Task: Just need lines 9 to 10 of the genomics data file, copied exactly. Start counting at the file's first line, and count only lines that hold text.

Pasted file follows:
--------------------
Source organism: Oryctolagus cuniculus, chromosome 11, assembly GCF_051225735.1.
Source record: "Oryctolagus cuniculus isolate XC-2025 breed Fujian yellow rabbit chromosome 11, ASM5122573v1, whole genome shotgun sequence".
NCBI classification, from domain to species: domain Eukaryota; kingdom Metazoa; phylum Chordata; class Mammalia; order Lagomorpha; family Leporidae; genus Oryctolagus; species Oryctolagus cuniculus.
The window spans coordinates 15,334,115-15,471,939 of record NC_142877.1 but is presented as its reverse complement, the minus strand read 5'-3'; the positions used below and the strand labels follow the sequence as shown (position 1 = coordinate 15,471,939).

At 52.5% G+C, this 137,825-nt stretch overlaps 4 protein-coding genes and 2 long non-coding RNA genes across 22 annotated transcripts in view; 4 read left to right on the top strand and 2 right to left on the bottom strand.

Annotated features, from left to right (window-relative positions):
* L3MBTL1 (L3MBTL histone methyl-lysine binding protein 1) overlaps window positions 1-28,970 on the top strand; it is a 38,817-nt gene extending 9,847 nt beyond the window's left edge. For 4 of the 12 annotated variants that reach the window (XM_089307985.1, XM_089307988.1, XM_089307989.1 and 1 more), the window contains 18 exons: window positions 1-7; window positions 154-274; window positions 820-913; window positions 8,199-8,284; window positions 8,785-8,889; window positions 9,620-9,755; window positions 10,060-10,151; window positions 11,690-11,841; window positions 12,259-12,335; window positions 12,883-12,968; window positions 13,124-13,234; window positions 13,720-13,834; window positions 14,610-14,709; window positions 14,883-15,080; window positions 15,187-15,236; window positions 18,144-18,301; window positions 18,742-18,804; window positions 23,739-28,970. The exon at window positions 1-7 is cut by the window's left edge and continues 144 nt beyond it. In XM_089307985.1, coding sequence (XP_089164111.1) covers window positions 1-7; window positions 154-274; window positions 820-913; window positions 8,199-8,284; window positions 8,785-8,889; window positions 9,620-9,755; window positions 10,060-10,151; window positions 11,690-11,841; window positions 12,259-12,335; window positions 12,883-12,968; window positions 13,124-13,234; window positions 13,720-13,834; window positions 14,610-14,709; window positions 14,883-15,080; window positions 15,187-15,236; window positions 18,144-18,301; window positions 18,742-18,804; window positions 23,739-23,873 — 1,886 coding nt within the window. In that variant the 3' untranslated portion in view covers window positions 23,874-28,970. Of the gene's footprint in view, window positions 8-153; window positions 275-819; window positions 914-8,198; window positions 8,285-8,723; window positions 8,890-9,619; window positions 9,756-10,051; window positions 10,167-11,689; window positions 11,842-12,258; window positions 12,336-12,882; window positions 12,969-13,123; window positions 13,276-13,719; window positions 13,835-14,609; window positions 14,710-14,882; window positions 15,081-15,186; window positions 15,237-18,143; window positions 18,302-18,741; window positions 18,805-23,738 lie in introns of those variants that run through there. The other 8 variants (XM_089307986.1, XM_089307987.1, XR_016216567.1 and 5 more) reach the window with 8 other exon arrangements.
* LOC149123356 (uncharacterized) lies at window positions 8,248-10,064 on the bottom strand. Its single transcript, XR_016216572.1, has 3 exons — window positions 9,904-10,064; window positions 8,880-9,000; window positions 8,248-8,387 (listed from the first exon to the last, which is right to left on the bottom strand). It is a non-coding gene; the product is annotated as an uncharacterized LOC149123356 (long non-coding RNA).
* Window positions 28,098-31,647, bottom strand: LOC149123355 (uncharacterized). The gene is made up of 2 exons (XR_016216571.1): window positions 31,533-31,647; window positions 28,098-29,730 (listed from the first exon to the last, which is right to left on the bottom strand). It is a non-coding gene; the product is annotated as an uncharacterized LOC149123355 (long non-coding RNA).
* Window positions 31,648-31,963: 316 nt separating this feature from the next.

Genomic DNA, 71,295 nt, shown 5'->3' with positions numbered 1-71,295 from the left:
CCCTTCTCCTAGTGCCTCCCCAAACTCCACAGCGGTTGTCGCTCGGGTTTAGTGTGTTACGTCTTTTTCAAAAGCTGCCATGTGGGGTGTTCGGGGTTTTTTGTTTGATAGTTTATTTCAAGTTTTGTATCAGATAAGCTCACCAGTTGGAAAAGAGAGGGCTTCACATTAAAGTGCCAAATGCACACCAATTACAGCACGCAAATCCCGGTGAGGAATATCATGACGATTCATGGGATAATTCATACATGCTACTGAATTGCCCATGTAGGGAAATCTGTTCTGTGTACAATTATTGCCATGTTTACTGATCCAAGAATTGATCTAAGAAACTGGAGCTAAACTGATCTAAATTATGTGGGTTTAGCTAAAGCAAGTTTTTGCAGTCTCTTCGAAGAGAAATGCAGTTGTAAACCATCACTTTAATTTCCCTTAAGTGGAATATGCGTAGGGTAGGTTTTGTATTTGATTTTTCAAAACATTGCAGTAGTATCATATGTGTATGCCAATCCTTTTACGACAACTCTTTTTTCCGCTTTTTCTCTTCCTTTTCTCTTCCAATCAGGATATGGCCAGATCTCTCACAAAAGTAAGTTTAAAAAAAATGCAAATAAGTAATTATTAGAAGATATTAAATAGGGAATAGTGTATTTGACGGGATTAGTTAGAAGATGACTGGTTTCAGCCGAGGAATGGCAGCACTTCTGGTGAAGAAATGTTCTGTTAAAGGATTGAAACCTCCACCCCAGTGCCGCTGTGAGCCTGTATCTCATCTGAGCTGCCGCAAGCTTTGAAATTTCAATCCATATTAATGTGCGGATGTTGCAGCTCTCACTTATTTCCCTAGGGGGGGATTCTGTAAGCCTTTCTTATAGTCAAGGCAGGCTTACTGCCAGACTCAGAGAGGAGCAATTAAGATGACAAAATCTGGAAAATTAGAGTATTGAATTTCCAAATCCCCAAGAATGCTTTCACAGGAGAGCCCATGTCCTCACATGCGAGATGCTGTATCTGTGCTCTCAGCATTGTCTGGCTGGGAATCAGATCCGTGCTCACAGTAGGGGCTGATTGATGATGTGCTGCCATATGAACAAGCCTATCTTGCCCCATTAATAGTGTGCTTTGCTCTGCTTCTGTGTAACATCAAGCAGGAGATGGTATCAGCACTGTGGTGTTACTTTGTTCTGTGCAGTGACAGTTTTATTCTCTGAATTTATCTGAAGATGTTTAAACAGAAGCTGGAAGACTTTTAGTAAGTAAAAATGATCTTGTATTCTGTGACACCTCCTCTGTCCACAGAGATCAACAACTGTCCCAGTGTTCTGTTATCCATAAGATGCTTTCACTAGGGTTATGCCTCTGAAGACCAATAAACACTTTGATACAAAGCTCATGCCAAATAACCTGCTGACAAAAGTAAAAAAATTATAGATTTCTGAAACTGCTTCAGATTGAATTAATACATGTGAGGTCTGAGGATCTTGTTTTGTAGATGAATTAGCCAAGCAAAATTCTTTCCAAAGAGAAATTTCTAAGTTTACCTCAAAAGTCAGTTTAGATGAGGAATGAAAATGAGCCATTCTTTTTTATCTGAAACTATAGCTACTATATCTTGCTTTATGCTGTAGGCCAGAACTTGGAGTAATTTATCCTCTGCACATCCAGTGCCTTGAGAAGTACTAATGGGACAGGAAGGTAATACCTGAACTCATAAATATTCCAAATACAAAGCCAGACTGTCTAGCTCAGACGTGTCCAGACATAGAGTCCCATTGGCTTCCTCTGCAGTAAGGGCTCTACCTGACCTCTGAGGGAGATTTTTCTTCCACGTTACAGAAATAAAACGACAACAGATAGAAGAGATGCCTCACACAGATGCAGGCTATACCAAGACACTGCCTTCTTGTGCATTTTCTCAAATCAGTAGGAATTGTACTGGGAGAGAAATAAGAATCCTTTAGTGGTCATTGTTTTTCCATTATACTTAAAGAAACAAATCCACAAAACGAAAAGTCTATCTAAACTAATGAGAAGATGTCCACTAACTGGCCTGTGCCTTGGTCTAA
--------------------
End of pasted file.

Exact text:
* Window positions 28,098-31,647, bottom strand: LOC149123355 (uncharacterized). The gene is made up of 2 exons (XR_016216571.1): window positions 31,533-31,647; window positions 28,098-29,730 (listed from the first exon to the last, which is right to left on the bottom strand). It is a non-coding gene; the product is annotated as an uncharacterized LOC149123355 (long non-coding RNA).
* Window positions 31,648-31,963: 316 nt separating this feature from the next.